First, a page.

I have never been so excited as the day I started my first teaching job. I had spent all summer preparing beautiful resources and exciting lessons. And by the time September rolled around I couldn’t wait to step foot in a classroom.
What I’d never even considered though was the parents!
Straight out of university at 22 years old, I soon realised that teaching was about more than just getting it right with the children, it was also about getting it right with parents. And to be honest, I did not have a clue where to start. It certainly wasn’t a skill we’d been taught during teacher training.
I am sure in those early days I got it wrong many times – a particularly painful conversation about a netball match springs to mind!
Now sixteen years later, I hope I’m better at communicating with parents than I was back then. Having children of my own has definitely helped me to realise just how vulnerable parents often feel on a trip to visit the teacher.
So these are my top tips for working with parents:
Parents are your biggest resource and greatest ally.
Contrary to what I thought in the early days they are not trying to catch you out. They know their children better than anyone and if asked will gladly share strategies that they have found useful.
Parents want to be told the truth.
If their child is struggling with something they want to know. Tell them with kindness, explain what you are doing to help and ask them if they have other ideas that can help. They will appreciate being involved and more than that they will appreciate your honesty.
Parents want to feel as though you like their child.
If you have a child in your class who struggles to manage their behaviour, make sure you phone or send a positive note home at least once a week. Knowing you notice the good things their child does will make parents much more receptive when you call home when something has gone wrong.
Parents need to know you are on their child’s side.
The system is often stacked against children with SEND. If there isn’t extra support available because there isn’t funding for it, be honest that this is the case. Do not try to pretend that the child doesn’t need that support. Instead admit they need help and sit with the parent to develop creative ways of ensuring they do get help, whether that is through an application for an EHCP or through more creative solutions.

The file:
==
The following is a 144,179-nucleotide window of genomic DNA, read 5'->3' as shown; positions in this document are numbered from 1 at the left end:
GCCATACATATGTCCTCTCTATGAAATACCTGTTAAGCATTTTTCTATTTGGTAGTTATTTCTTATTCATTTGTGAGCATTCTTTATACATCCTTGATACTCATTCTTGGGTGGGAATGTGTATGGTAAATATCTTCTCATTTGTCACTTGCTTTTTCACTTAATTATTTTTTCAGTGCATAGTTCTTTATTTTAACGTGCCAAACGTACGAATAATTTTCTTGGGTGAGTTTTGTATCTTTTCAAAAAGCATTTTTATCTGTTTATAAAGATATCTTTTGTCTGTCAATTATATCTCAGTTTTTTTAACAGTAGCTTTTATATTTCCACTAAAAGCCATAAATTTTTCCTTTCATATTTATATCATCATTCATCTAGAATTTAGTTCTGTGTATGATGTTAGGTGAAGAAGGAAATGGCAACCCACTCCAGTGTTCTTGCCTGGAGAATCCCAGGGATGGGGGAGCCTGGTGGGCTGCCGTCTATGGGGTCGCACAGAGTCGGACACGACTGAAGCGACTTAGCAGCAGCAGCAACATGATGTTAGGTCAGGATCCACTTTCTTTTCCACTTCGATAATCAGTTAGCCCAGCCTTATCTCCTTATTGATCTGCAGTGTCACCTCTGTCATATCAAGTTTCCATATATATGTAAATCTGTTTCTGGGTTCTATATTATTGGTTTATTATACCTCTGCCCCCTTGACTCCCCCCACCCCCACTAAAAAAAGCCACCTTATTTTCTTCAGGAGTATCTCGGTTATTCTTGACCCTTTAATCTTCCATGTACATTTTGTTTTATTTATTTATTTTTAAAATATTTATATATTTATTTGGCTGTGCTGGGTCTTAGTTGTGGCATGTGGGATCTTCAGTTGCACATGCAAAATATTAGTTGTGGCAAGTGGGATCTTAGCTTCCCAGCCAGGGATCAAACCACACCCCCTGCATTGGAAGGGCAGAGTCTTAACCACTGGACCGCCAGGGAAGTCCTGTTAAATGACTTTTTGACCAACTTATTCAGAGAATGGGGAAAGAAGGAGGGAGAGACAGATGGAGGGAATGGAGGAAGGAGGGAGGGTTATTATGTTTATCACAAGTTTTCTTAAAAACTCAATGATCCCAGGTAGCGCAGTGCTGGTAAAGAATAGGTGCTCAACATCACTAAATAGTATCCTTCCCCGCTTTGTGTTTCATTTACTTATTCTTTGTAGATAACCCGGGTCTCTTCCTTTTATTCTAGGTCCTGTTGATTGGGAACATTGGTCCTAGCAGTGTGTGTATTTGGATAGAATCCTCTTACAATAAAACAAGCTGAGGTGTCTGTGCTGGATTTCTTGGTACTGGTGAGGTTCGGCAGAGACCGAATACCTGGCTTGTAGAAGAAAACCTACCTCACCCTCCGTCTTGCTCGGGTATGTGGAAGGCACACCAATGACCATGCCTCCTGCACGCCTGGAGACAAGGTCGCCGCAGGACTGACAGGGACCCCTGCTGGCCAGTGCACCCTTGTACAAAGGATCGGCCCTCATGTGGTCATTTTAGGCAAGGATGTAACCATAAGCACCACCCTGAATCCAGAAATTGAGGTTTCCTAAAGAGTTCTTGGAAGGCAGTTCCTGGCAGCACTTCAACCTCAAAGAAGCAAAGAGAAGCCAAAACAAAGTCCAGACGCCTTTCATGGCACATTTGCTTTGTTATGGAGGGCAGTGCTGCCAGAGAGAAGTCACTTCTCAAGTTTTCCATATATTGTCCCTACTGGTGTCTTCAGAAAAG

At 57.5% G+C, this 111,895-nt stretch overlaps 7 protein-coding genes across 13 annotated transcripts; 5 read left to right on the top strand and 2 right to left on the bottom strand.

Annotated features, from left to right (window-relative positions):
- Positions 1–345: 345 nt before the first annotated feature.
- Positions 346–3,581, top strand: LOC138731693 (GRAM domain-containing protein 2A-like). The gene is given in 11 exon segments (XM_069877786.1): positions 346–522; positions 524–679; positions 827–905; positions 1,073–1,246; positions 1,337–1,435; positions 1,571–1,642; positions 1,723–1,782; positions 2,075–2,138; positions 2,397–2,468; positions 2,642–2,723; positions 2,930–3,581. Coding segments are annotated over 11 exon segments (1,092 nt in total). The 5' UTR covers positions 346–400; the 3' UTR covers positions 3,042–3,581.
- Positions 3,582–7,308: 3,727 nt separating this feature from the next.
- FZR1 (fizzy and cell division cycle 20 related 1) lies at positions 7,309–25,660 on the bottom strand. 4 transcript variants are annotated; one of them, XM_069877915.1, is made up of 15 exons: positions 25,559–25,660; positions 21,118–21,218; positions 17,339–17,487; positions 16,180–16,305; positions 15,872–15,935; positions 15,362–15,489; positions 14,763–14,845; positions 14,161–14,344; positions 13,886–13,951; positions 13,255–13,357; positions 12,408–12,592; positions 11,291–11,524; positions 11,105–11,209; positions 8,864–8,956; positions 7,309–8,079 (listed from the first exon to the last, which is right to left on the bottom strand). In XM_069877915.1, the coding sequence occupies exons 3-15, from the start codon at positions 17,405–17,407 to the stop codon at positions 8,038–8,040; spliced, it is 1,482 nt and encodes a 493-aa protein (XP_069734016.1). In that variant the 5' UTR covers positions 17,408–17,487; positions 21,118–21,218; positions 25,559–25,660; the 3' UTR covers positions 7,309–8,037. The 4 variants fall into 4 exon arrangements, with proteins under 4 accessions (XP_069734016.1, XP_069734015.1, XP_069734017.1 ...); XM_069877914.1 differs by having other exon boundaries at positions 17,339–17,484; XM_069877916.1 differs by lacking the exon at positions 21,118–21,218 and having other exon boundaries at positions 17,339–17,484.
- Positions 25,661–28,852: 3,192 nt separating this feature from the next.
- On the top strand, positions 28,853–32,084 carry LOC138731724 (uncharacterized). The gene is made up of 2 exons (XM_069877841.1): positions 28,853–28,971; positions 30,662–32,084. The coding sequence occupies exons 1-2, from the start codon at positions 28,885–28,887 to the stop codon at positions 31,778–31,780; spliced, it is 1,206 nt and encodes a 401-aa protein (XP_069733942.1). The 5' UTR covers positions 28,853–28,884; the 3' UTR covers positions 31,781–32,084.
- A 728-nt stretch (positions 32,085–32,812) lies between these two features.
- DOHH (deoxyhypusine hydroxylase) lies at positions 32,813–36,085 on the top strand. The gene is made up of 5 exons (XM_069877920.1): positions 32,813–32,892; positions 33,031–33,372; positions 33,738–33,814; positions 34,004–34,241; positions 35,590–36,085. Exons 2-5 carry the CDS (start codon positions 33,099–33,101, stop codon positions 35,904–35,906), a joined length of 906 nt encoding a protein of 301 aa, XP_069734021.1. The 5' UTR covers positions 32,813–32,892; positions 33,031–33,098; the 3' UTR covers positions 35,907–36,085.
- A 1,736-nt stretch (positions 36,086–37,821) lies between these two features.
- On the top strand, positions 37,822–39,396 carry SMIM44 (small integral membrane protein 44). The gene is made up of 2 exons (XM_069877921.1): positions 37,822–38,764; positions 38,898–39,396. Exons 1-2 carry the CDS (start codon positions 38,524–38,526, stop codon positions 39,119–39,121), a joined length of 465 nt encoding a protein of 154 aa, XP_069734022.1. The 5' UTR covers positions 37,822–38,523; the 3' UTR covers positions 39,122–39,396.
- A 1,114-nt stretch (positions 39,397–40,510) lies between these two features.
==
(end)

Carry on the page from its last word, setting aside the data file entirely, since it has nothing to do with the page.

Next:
Parents are human.
Just like you parents have feelings. When it comes to their children these feelings are intensified. If they become upset or angry in a meeting, please do not take it personally or return those feelings. Instead say calm, reassure them that you understand why they are upset, and ask what you can do to help. Kindness is almost always returned with kindness.
Parents benefit from timescales and updates.
Let them know how long you will try a particular strategy for and what you will do if it doesn’t work. If their child is on the waiting list to see a specialist teacher or an educational psychologist, let them know how long the waiting lists are and tell them as soon as appointments come through. We all cope better when we know what is happening.
Parents deserve respect.
When I go into a meeting as a professional I am treated with immediate respect. My views are listened to. I am assumed to be objective and have ideas that everyone in the room takes into account. I am seen as an expert. It hasn’t always been that way as a parent though. As a parent all too often you are viewed as neurotic and as having a lack of academic knowledge. Your views are ignored. That needs to change. When it comes to their children parents should be seen as the experts.
If you do want to learn more you might find our autism section a useful place to start. It’s full of different strategies to try out.
Our online autism courses are also a great place to learn more.
Or why not join our private Facebook Group, which brings parents and teachers of children on the spectrum together to discuss strategies to help at home and at school.
If you join our tribe at the bottom of the post, you’ll receive a weekly email containing autism strategies and resources straight to your inbox.
And of course if I can be of any help then please just shout (or drop me an email).